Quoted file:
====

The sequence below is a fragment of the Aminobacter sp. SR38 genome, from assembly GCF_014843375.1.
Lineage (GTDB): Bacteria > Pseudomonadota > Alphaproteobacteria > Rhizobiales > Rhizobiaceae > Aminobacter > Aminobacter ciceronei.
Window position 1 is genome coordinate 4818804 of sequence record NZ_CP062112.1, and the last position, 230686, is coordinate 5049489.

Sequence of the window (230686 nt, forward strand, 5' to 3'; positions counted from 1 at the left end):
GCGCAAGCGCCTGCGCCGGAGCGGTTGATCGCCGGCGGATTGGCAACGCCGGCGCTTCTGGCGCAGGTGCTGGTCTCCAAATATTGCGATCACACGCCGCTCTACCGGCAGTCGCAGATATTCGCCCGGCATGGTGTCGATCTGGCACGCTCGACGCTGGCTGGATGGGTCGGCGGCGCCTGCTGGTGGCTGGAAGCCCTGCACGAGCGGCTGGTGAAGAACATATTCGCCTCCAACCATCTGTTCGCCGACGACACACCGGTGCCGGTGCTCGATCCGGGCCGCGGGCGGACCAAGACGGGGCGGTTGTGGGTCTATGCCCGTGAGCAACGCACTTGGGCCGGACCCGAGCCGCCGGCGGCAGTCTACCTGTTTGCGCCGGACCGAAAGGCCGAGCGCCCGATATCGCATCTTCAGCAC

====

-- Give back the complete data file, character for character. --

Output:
The sequence below is a fragment of the Aminobacter sp. SR38 genome, from assembly GCF_014843375.1.
Lineage (GTDB): Bacteria > Pseudomonadota > Alphaproteobacteria > Rhizobiales > Rhizobiaceae > Aminobacter > Aminobacter ciceronei.
Window position 1 is genome coordinate 4818804 of sequence record NZ_CP062112.1, and the last position, 230686, is coordinate 5049489.

Sequence of the window (230686 nt, forward strand, 5' to 3'; positions counted from 1 at the left end):
GCGCAAGCGCCTGCGCCGGAGCGGTTGATCGCCGGCGGATTGGCAACGCCGGCGCTTCTGGCGCAGGTGCTGGTCTCCAAATATTGCGATCACACGCCGCTCTACCGGCAGTCGCAGATATTCGCCCGGCATGGTGTCGATCTGGCACGCTCGACGCTGGCTGGATGGGTCGGCGGCGCCTGCTGGTGGCTGGAAGCCCTGCACGAGCGGCTGGTGAAGAACATATTCGCCTCCAACCATCTGTTCGCCGACGACACACCGGTGCCGGTGCTCGATCCGGGCCGCGGGCGGACCAAGACGGGGCGGTTGTGGGTCTATGCCCGTGAGCAACGCACTTGGGCCGGACCCGAGCCGCCGGCGGCAGTCTACCTGTTTGCGCCGGACCGAAAGGCCGAGCGCCCGATATCGCATCTTCAGCAC